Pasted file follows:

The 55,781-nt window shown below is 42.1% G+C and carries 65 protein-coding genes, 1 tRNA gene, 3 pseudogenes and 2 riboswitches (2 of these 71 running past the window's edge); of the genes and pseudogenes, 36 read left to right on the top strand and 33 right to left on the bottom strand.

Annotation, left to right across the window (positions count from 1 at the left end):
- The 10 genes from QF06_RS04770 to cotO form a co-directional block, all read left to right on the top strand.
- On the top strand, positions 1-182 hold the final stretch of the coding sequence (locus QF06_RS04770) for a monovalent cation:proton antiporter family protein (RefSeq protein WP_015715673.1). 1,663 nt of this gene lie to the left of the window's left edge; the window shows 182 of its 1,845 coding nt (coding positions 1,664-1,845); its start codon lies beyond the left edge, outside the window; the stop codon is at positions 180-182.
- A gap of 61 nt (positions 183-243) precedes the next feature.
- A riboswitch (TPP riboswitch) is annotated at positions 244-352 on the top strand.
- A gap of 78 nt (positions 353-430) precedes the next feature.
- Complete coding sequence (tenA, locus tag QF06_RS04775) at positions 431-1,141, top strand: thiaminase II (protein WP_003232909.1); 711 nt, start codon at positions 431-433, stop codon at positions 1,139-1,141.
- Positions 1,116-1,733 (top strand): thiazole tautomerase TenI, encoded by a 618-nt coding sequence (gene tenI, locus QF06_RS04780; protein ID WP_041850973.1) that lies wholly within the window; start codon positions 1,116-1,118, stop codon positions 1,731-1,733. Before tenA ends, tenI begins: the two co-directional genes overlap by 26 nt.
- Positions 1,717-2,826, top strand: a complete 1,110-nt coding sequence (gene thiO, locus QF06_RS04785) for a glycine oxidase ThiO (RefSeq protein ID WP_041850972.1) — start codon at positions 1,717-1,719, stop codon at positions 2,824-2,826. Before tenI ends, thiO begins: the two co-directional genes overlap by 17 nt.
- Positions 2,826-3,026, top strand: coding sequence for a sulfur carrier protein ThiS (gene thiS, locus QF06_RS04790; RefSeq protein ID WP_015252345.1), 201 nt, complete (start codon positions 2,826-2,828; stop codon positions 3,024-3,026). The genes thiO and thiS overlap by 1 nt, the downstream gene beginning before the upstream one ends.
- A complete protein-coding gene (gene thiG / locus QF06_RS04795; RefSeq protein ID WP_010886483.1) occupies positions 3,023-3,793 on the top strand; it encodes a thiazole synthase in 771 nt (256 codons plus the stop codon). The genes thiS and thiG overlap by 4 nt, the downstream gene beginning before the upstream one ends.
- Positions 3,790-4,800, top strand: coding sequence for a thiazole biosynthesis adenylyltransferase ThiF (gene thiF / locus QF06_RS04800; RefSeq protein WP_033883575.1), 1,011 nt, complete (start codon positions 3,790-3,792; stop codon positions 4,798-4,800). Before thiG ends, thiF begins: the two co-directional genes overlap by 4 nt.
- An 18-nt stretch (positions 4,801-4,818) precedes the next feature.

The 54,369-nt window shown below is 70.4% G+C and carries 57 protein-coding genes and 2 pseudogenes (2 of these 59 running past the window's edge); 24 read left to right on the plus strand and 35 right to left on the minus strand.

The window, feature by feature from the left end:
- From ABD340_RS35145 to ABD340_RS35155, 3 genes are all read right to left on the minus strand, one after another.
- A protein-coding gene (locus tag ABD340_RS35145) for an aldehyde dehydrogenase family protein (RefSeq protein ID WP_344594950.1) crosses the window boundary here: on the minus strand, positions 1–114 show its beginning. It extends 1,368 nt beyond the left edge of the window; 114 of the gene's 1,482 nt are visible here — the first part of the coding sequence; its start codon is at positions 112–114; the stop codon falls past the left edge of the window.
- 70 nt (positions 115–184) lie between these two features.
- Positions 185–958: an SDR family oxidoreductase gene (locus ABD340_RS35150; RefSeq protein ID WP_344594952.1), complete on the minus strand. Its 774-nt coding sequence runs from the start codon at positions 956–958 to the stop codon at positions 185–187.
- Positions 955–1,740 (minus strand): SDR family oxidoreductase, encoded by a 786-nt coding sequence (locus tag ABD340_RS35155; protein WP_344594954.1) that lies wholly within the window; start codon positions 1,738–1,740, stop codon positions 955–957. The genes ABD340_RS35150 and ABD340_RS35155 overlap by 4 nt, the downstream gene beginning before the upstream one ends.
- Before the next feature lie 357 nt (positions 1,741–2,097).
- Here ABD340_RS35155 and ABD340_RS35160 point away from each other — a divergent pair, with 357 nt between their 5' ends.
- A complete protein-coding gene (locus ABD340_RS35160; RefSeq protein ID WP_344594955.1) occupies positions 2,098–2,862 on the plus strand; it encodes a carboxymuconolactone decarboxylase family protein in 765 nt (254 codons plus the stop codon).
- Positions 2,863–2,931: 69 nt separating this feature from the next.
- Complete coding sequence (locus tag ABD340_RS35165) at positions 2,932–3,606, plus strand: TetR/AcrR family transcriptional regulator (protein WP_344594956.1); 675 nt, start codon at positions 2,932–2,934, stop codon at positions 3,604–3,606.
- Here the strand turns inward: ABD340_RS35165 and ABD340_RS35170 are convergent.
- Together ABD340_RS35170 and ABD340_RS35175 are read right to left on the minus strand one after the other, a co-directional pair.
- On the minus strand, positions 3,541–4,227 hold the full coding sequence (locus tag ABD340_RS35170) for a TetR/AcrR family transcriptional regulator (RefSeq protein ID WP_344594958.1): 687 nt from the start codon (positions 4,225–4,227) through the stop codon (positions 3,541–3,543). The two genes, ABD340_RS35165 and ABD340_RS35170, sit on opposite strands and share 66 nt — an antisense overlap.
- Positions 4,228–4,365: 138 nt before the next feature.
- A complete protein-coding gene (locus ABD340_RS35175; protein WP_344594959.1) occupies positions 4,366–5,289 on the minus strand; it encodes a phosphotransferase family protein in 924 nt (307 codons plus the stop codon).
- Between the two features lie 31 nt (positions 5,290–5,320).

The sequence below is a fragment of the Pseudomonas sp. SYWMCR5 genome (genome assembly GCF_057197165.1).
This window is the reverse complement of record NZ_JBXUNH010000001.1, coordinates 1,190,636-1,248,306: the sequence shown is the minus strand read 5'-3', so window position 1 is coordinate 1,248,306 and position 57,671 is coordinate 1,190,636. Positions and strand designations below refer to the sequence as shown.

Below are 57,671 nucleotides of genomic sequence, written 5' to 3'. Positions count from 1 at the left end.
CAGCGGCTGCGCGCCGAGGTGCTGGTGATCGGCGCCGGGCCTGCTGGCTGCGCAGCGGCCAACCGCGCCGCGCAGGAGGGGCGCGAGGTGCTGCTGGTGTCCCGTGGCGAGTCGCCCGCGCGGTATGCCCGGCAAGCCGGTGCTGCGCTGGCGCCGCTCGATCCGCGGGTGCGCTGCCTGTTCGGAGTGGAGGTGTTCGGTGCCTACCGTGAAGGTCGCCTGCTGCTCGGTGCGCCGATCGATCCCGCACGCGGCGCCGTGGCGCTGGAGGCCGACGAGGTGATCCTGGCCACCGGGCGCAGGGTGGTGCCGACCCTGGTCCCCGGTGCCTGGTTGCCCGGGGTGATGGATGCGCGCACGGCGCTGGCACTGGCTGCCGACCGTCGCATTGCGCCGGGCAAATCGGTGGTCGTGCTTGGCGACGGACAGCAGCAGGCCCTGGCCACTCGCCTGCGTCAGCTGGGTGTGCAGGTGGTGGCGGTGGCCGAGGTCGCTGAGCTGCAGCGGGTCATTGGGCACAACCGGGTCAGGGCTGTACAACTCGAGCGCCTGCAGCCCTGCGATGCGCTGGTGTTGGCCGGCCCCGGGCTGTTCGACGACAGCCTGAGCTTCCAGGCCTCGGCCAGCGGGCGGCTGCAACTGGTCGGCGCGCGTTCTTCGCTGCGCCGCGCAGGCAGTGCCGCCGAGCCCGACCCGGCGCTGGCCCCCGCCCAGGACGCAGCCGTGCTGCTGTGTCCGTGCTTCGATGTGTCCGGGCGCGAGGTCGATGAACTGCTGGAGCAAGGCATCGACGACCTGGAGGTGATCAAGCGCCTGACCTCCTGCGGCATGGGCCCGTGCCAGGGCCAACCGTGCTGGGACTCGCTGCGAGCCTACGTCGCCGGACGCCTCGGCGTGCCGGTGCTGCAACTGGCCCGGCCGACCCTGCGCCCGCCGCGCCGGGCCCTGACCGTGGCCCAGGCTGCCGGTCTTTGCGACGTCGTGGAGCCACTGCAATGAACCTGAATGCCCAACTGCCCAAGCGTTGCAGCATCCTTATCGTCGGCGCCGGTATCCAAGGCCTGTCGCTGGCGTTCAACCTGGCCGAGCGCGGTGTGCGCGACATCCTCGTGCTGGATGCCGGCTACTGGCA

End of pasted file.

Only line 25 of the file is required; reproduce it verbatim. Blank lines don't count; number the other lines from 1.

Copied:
- Positions 2,863–2,931: 69 nt separating this feature from the next.